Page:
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The volume of menstrual discharge may vary from cycle to cycle. If you have noticed that your period has become lighter than usual, there may be an underlying reason other than illness. Your period is affected by many factors, so health problems may not be the only reason.
These changes in your routine may make your discharge become lighter:
1. You’ve lost or gained weight
Changes in your weight can mess with your menstrual cycle, making your periods a lot shorter or lighter. Body fat (also known as adipose tissue) actually produces a type of estrogen. The more estrogen there is in your body, the more likely it is that the lining of your uterus will build up during the first half of your cycle and shed during your period. The thicker the lining, the heavier your menstrual flow. As you lose weight, the amount of estrogen in your body may decrease, so your lining may become thinner and your flow lighter.
2. You’re stressed out
Routine annoyances may not affect your cycle in this way, but if you’re experiencing situations which are particularly stressful, like grieving, quitting a job, or depression, your hormones will most likely get thrown out of whack.
Sport has many positive impacts on your body. Regular, moderate exercise can lead to subtle changes in your hormone levels, as it puts some stress on your body. As a result of this physiologic stress, the hormones that regulate your menstrual cycle can be disrupted. Keep in mind that weight change as a result of exercise can also contribute to hormonal fluctuations.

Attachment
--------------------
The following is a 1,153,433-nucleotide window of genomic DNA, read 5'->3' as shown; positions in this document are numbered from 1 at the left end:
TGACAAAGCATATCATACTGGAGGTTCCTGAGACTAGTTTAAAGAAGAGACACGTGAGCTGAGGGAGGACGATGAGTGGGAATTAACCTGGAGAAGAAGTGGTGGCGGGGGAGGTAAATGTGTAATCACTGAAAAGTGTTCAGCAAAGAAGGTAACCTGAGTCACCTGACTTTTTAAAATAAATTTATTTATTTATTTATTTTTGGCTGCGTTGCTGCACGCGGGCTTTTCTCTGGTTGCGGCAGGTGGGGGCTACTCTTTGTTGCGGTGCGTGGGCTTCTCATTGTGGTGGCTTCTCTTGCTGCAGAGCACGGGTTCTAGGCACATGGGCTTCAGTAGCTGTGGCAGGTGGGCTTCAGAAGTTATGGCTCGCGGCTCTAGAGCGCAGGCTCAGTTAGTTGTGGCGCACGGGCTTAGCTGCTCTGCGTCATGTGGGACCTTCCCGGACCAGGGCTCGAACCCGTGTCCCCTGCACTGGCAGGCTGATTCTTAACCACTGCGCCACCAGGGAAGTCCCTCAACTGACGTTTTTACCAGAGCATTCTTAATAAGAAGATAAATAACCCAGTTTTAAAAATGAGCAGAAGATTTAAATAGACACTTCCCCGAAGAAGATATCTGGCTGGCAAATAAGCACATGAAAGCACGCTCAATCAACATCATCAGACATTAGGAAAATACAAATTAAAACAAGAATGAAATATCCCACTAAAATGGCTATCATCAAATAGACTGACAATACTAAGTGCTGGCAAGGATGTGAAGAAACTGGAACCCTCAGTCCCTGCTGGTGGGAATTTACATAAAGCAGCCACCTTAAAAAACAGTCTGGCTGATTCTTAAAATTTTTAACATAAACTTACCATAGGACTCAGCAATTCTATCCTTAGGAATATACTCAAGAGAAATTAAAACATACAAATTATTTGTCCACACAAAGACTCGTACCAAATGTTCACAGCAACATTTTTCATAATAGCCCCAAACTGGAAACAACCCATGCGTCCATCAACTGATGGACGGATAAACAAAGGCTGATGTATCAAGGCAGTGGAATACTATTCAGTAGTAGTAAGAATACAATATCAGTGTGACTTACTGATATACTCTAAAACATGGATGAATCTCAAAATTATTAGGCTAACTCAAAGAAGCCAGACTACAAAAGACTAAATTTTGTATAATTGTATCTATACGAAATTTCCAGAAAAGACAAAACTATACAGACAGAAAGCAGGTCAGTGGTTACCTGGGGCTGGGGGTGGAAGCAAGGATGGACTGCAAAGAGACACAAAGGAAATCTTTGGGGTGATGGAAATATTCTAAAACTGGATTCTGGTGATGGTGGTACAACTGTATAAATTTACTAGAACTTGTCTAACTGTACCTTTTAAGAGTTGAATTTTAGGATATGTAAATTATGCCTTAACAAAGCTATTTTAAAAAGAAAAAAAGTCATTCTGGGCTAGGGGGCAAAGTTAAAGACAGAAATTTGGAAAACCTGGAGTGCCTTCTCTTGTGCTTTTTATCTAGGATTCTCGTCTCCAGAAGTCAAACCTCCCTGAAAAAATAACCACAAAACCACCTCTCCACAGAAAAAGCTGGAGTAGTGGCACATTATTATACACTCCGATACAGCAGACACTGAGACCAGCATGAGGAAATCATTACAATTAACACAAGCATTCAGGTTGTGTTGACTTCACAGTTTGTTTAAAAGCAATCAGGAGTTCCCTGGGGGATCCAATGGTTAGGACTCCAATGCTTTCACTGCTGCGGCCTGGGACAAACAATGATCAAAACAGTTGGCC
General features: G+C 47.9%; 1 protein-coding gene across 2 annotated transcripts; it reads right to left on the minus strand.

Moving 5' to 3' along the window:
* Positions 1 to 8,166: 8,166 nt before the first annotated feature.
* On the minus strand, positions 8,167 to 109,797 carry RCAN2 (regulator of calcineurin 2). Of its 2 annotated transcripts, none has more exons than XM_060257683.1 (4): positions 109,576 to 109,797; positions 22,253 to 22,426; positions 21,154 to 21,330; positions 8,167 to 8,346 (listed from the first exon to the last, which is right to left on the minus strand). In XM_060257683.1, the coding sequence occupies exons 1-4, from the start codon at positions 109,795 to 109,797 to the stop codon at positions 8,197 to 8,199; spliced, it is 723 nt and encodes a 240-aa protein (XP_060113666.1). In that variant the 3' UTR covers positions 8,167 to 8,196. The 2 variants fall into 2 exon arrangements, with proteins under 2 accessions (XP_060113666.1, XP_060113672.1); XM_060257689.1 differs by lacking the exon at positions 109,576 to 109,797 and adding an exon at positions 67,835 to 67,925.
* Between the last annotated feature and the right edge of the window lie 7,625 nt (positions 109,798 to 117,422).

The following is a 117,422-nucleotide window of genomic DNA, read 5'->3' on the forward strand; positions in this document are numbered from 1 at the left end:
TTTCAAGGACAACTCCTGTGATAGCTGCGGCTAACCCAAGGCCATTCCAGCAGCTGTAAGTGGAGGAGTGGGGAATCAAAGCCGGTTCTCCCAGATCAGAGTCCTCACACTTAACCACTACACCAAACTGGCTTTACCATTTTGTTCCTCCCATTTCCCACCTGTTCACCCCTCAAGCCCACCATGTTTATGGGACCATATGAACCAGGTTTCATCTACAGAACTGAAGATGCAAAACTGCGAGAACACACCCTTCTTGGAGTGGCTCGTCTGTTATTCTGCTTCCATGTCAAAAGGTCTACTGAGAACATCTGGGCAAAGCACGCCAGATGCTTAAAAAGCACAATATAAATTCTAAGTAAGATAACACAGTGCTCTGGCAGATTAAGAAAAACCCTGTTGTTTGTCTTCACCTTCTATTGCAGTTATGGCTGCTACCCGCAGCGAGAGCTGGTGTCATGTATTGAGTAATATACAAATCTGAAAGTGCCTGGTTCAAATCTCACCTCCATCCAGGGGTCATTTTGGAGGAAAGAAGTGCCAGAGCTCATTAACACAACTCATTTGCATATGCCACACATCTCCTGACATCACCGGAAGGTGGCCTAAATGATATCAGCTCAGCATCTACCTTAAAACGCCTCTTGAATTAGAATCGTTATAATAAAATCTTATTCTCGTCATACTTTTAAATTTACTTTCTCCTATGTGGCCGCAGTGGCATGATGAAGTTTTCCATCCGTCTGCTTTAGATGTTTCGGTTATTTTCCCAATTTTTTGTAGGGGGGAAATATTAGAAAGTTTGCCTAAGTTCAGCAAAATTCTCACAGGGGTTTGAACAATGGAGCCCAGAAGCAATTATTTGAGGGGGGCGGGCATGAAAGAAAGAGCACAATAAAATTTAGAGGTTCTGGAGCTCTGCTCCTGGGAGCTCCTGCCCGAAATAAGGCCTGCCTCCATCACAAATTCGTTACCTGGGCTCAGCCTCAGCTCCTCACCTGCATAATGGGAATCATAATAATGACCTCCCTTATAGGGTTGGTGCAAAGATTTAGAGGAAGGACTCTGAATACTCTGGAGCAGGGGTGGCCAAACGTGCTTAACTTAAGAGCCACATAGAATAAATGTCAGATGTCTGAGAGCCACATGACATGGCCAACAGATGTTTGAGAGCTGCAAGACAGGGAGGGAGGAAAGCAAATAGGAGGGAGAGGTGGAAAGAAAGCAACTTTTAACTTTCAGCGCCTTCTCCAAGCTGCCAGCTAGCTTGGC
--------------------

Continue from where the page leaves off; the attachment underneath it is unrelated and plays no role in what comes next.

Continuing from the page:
4. Hormonal birth control
If you have recently started to use hormonal contraception, like the pill, IUD, the patch, or the ring, and your periods have become lighter, it’s OK. It is normal to have light cycles, to completely skip cycles, or have small amounts of dark or light blood after you start using a hormonal birth control.
If you work rotating shifts for a long time, it may affect your menstrual cycle. This happens due to the disruption of circadian rhythms, which directly influence your menstrual cycle. Shifts in the circadian rhythms, either through sleep disturbances or altered melatonin production, may affect the regulation of the reproductive hormones that control the menstrual cycle.
According to a study, women with 20+ months of rotating shift work were more likely to have irregular cycles and an altered cycle length of less than 21 days or more than 40 days.
If your periods have become lighter without any significant lifestyle changes, see your ob-gyn to figure out the reason. Monitor your cycle with the MIA app to spot any possible alterations in your symptoms.